Scientists may have figured out why some people infected with liver-destroying hepatitis C essentially cure themselves: Their genes seem to unleash a faster immune attack.
The research, reported Thursday in the journal Science, may point to new ways to prevent or treat hepatitis C, widely considered the most serious of a family of liver viruses.
About 20 percent of people infected with hepatitis C somehow clear the virus from their bodies without treatment. But about 3 million Americans and 180 million people worldwide remain chronically infected, at risk of eventually developing liver cancer or failure. The virus claims 10,000 to 12,000 U.S. lives annually.
Doctors have long hoped that learning why some people are lucky enough to spontaneously recover might help them create a vaccine to prevent hepatitis C.
Now research by a team of U.S. and British scientists suggests one key to that recovery is genes that take the brakes off the body’s front-line immune defense, so-called natural killer cells.
The work won’t benefit patients any time soon.
However, “It brings us closer to understanding how the virus works,” said Dr. Chloe Thio of Johns Hopkins University, who co-authored the study with researchers from Britain’s Southampton University and the U.S. National Cancer Institute.
“In the long term, whether we can use this information to modulate the body’s immune system to improve therapeutics or vaccine design — that is the ultimate goal,” she said.
Hepatitis C studies in chimpanzees suggested natural killer cells were more active in animals that recovered. To find the genes involved in that immune response, the researchers analyzed the DNA of 1,037 hepatitis C patients, 352 of whom spontaneously recovered.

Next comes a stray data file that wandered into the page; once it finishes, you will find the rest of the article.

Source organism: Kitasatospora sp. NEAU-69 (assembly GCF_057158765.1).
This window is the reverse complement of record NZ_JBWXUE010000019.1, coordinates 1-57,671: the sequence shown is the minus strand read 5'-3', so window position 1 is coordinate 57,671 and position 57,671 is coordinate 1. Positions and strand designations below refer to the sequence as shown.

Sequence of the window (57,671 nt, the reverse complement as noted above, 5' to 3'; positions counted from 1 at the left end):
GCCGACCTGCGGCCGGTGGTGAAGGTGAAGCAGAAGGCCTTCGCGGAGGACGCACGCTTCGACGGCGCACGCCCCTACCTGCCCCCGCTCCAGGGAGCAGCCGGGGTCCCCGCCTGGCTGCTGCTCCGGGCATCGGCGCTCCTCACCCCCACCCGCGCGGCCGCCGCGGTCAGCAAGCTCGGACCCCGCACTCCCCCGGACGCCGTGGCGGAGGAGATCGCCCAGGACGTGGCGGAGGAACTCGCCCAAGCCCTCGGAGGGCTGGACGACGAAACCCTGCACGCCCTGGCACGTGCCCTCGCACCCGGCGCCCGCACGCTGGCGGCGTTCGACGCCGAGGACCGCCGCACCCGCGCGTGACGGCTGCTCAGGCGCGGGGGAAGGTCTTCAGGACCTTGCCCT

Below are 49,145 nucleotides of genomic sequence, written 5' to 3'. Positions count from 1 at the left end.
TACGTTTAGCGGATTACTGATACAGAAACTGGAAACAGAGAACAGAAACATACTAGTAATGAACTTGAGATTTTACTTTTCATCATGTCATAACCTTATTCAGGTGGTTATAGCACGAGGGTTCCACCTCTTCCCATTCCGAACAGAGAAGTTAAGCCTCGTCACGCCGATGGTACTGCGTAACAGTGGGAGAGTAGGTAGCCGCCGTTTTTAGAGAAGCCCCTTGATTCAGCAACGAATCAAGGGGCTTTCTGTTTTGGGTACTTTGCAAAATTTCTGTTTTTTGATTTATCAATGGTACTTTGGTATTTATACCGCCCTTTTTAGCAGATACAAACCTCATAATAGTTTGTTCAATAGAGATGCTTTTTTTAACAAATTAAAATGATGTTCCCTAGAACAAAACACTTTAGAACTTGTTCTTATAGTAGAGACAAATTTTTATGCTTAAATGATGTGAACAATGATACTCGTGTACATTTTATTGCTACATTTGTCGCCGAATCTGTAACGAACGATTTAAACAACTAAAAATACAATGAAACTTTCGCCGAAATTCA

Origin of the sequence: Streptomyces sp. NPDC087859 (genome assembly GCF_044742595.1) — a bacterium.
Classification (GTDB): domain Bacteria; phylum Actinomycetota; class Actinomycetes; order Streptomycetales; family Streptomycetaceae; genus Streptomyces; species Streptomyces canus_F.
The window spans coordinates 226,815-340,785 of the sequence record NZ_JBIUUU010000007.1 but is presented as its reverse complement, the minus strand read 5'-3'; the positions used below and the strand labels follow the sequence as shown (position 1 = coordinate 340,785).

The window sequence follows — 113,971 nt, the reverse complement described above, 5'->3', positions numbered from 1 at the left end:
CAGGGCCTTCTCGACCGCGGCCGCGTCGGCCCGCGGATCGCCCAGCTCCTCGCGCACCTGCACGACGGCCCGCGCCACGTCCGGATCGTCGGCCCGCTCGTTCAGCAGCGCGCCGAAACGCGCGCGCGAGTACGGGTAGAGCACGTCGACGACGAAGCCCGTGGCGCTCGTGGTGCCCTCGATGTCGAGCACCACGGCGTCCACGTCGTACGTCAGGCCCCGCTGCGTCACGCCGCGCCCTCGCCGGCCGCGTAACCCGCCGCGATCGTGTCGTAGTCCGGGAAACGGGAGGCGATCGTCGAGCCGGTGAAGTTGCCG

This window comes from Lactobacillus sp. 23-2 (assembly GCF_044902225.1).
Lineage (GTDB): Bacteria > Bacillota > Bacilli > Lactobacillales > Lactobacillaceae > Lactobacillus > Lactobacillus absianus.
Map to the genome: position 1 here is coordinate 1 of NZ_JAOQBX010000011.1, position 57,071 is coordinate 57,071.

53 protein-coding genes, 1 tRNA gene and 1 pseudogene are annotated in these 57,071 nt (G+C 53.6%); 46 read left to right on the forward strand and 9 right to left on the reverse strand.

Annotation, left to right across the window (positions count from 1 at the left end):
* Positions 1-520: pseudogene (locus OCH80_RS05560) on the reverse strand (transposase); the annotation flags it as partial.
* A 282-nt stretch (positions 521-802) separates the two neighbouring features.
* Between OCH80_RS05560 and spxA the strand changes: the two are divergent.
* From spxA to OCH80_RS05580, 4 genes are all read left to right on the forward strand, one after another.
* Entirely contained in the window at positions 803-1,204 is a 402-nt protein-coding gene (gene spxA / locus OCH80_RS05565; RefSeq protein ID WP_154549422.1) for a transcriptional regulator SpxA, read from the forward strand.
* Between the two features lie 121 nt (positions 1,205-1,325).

Natural killer cells are continually poised to attack if a virus strikes. Inhibitory receptors called KIRs (pronounced “keers”) keep them in check between infections, to ensure they don’t attack healthy tissue.
The scientists discovered a particular gene combination that controls one KIR receptor, and the molecule attached to it was twice as common in recovered patients than in the still-infected.
But how would an immune-inhibiting system fight hepatitis?
Natural killer cells take action
When the body senses viral infection, it has to activate the natural killer cells by switching off inhibiting receptors, Thio explained. This KIR combination seems weak, “so it’s easier to overcome,” she said.
There’s a caveat: The genetic protection was found only in patients thought to have received an initial low dose of hepatitis C, because they were infected by contaminated drug or tattoo needles instead of a blood transfusion. It may be that the extra virus from tainted blood — long a common cause of hepatitis C — was simply too much for those patients’ first-line defenses to handle, Thio said.
Since 1992, the U.S. blood supply has been strictly tested for hepatitis C, so new transfusion-related cases have plummeted. Today the disease is most commonly spread here through injecting drug use.
Other factors also play a role in spontaneous hepatitis C recovery, Dr. Peter Parham of Stanford University said in an accompany editorial.
But he noted that doctors already help treat a type of leukemia by releasing natural killer cells from a different KIR receptor, so the question now is whether a similar strategy could be developed for hepatitis.